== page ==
Patients with Lambert-Eaton myasthenic syndrome (LEMS) live as long as people who do not have the disease, and can lead a relatively normal life despite having some physical limitations, a study contends.
The study, “Long‐term follow‐up, quality of life, and survival of patients with Lambert‐Eaton myasthenic syndrome,” was published in the journal Neurology.
LEMS is a rare autoimmune disease that affects the neuromuscular junction — the place where motor neurons and muscle fibers communicate — leading to muscle weakness, reduced reflexes, and high fatigue.
The disorder often is associated with cancer, as 50% t0 60% of all patients with LEMS have an underlying tumor. The most frequent type of malignancy seen among those with LEMS is a type of lung cancer called small cell lung cancer (SCLC), which accounts for about 15% of all lung cancer cases.
“Limited data suggest some improvement of symptoms in patients with LEMS with SCLC (SCLC-LEMS) after treatment of the tumor,” researchers said.
Although previous studies have suggested the survival of those with SCLC-LEMS may increase following cancer treatment, “no data exist on the quality of life of this period of improved survival,” researchers stated in the study. In addition, data on the survival and quality of life of those with LEMS who do not have associated tumors also is very limited.
To tackle these questions, researchers from thedocumented the survival, health-related quality of life (HRQoL) and long-term functional impairments of patients with LEMS with and without associated tumors.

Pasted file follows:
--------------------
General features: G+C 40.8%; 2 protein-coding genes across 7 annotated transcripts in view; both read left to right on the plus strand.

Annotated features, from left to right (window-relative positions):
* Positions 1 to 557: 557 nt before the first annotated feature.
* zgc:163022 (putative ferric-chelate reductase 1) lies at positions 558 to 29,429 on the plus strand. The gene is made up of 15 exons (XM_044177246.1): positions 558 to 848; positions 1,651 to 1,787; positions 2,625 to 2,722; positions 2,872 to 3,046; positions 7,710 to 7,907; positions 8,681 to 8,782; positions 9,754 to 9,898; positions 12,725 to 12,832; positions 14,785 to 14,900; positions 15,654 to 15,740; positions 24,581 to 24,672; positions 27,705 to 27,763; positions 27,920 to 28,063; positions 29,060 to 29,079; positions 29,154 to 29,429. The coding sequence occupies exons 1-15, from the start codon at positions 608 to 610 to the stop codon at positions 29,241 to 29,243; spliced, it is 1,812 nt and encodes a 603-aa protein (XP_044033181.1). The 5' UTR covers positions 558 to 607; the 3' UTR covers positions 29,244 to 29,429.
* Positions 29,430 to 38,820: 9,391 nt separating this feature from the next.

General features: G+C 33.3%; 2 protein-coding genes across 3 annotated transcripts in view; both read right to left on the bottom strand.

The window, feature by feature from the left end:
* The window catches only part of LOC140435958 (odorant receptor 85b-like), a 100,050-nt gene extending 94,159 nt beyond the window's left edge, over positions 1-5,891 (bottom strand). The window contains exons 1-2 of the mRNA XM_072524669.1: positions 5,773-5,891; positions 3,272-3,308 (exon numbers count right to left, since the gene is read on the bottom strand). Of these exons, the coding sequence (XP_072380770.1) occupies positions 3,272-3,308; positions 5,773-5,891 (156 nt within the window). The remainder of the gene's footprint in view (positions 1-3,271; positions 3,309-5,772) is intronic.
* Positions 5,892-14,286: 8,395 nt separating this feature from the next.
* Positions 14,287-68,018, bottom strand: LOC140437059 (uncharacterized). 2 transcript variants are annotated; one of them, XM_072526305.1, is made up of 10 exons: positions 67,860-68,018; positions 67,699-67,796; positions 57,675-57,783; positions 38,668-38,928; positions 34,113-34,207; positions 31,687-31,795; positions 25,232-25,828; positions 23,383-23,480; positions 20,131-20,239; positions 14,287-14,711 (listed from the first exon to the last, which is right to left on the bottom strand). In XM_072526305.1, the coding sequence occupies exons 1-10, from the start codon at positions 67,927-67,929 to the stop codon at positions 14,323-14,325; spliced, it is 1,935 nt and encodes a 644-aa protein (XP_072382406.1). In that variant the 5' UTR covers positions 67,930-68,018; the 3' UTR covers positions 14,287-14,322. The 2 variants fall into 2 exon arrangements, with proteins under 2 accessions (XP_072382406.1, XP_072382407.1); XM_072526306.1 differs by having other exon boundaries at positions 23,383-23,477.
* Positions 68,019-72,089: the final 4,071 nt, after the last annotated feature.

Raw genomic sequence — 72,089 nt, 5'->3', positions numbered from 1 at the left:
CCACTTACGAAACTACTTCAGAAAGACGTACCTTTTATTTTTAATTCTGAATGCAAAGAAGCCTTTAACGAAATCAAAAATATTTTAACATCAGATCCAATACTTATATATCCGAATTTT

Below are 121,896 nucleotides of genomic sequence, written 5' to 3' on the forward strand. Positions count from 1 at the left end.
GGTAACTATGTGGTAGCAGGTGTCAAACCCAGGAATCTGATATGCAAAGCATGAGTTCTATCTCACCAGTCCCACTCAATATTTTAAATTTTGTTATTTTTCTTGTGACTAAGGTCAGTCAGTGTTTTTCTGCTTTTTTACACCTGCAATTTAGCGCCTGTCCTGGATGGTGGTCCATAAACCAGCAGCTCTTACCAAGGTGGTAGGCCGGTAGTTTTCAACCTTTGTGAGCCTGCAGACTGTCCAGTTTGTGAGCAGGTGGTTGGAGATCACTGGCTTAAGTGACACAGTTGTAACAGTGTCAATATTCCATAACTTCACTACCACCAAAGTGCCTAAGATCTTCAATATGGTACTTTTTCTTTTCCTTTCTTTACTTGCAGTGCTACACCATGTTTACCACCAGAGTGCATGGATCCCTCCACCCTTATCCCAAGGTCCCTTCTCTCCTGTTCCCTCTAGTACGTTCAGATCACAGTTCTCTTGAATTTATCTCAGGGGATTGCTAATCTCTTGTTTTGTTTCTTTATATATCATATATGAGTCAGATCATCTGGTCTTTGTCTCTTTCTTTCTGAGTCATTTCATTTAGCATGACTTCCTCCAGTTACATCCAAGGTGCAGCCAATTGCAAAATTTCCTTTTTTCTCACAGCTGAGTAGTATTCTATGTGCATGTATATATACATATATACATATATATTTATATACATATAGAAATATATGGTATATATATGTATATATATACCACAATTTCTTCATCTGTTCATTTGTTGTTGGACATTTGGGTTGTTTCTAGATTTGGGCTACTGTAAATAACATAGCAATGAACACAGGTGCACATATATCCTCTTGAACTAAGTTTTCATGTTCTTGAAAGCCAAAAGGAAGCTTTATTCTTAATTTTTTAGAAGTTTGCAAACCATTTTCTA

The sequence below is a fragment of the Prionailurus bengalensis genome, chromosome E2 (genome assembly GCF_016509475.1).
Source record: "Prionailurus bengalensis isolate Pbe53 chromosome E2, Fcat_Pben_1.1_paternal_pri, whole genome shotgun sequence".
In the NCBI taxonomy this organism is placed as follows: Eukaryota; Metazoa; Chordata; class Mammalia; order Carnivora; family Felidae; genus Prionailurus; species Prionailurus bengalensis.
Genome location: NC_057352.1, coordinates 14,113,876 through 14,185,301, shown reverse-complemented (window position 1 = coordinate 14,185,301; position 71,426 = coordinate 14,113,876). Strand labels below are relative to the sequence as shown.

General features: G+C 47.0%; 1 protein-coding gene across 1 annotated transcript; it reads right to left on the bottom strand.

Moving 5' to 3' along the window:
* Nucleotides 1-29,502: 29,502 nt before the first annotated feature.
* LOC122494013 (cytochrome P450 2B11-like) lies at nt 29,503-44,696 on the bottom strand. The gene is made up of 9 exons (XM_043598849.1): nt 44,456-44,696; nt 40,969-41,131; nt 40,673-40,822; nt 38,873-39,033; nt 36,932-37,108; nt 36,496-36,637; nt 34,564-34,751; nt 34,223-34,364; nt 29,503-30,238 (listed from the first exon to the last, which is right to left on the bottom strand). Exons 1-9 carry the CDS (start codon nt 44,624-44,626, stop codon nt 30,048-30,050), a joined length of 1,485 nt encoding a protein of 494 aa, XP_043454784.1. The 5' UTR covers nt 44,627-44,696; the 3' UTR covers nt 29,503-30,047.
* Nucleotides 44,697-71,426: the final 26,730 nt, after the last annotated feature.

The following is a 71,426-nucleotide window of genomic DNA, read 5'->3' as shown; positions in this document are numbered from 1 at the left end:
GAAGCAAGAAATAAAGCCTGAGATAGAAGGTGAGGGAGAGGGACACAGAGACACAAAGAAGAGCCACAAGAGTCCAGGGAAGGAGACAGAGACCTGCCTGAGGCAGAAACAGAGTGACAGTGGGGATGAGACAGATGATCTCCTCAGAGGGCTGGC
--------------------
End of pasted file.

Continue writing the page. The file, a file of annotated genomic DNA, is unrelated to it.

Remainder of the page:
The observational study included data from 150 Dutch patients with LEMS. Of these, 85 (57%) had an associated lung cancer tumor (PNS-LEMS) and 65 (43%) did not (NT-LEMS).
Survival, HRQoL and the degree of functional impairments seen among those with LEMS were compared to data from individuals from the general population who had neither LEMS nor any type of cancer, and also to SCLC patients who did not have LEMS (non-LEMS SCLC).
After adjusting data for age, sex and year of diagnosis, researchers found the life expectancy of those with NT-LEMS was similar to the average life expectancy of individuals from the general Dutch population.
In addition, they found that those with SCLC-LEMS lived longer than those with non-LEMS SCLC (median survival of 17 versus seven months), even after adjusting the data for tumor stage.
Detailed one-year follow-up data on functional impairments was available for 63 patients with LEMS (41 with NT-LEMS and 22 with SCLC-LEMS). At diagnosis, 39 patients (62%) with LEMS were considered self-care independent (KPS score higher than 70). The percentage of those who were able to carry activities of daily living independently rose to 85% after one year.
A total of 44 patients with LEMS (66%) completed the SF-36 questionnaire. The physical composite score of HRQoL was found to be significantly lower among those with LEMS (55.9) compared to individuals from the general population who did not have LEMS (76.3), and more similar to that of patients with myasthenia gravis (MG) (60.5).
In contrast, the mental composite score of HRQoL was identical in patients with LEMS (71.8), MG (70.3) and individuals from the general population (77.9).
“This study shows that patients with LEMS without an associated tumor have a normal survival, confirms that patients with SCLC-LEMS have an improved tumor survival com pared to patients with SCLC without LEMS, and shows that patients with LEMS can have a relatively well-controlled life with mainly physical limitations and normal mental quality of life,” the investigators wrote.
“[These findings] can guide expectations of doctors and patients and be of potential relevance for treatment choices,” they stated.
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